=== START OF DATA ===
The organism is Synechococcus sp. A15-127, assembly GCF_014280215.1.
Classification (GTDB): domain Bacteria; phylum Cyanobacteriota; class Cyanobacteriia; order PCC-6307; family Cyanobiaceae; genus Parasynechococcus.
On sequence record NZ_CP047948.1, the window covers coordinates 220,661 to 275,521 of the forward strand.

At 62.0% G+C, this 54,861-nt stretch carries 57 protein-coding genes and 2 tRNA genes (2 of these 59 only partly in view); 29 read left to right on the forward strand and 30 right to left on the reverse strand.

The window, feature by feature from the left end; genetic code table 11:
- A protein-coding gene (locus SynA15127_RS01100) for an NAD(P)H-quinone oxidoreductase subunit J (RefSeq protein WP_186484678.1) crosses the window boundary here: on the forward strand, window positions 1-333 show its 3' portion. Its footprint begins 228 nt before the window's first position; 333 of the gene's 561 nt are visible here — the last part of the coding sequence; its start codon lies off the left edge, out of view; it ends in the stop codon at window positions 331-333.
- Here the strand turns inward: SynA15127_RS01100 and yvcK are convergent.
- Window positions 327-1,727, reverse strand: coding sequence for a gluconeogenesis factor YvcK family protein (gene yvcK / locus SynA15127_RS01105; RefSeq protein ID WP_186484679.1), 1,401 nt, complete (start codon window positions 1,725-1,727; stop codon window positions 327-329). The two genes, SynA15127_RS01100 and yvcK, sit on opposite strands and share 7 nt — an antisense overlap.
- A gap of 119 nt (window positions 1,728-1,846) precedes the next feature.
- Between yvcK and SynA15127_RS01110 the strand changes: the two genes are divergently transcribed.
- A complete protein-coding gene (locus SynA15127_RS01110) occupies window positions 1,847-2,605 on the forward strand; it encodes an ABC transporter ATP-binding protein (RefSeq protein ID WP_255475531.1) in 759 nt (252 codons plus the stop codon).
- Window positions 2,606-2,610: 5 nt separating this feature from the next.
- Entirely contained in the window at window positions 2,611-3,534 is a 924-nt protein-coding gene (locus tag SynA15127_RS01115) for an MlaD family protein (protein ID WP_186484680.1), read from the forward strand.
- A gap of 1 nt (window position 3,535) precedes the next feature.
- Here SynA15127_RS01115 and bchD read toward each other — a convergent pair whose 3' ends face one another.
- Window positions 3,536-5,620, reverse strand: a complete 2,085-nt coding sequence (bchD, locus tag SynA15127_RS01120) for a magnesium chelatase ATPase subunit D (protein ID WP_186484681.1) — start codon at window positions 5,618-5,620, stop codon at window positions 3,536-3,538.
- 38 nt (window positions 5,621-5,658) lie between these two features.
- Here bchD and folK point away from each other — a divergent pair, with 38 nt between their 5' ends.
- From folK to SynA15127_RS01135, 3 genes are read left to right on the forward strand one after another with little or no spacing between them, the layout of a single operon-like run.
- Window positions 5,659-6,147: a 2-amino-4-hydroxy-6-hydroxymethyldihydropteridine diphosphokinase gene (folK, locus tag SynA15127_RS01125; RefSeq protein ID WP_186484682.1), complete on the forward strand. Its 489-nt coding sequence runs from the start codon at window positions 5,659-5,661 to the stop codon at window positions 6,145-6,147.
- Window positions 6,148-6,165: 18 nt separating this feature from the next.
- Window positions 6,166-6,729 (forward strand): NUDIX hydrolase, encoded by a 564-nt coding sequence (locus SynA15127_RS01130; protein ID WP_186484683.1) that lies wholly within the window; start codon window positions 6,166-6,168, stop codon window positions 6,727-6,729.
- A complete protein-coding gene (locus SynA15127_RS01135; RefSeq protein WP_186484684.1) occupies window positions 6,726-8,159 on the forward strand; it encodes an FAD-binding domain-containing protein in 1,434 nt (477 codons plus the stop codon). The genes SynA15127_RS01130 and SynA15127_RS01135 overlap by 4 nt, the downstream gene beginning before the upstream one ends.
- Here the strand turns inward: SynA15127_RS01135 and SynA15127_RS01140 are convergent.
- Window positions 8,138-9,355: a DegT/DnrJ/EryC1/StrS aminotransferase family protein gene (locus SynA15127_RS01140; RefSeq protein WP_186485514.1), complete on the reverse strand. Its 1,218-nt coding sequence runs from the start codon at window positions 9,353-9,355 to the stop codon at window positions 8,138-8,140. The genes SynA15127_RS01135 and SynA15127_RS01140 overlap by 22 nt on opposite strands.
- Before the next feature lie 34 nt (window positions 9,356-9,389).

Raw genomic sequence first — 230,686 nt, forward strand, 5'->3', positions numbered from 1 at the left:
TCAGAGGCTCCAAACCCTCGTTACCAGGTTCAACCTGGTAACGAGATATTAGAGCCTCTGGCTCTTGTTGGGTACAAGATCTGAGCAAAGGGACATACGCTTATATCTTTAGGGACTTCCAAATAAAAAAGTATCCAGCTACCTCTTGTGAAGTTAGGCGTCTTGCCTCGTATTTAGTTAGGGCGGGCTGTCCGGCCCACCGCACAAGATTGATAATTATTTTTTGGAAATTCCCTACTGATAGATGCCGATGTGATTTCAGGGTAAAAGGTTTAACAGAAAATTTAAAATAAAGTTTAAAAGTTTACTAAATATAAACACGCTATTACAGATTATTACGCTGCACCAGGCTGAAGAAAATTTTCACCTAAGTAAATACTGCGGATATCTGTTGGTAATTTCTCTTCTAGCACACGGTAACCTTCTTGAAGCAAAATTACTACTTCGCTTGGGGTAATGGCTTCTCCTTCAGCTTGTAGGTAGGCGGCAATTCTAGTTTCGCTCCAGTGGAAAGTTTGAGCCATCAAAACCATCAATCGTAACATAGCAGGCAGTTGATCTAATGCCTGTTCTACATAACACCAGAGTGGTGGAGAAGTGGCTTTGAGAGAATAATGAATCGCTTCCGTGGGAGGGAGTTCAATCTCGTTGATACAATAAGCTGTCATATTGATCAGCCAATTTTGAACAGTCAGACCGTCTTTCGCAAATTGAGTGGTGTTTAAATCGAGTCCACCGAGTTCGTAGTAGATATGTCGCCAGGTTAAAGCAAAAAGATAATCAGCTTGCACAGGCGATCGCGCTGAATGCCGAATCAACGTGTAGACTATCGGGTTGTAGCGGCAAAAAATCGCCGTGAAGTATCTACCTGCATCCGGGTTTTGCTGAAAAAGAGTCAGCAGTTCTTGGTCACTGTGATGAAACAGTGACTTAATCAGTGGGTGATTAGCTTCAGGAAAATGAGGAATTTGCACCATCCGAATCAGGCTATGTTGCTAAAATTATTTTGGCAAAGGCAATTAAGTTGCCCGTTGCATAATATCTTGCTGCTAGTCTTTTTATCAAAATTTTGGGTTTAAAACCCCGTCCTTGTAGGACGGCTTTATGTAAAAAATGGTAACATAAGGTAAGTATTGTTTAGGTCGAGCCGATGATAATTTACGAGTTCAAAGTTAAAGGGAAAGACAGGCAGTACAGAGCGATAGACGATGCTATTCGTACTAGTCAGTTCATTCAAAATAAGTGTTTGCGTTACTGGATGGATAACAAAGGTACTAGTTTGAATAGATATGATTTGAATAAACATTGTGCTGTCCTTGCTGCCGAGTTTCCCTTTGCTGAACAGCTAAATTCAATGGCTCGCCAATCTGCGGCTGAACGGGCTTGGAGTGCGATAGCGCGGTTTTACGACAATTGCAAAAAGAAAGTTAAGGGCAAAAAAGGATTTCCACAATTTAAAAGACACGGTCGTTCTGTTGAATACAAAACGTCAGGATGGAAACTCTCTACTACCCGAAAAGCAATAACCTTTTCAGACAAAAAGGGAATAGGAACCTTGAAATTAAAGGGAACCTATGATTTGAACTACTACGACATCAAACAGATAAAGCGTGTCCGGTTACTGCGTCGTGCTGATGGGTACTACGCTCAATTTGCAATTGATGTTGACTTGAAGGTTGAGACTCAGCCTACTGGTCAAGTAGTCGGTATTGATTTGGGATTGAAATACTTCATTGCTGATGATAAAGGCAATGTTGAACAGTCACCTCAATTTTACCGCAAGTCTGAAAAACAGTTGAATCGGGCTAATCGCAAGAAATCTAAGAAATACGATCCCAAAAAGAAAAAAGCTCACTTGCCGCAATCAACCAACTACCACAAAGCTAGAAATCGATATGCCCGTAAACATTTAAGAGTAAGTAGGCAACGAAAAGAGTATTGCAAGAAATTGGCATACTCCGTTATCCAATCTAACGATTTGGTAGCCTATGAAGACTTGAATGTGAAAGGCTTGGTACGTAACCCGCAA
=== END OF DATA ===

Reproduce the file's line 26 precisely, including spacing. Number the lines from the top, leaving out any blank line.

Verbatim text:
- Before the next feature lie 34 nt (window positions 9,356-9,389).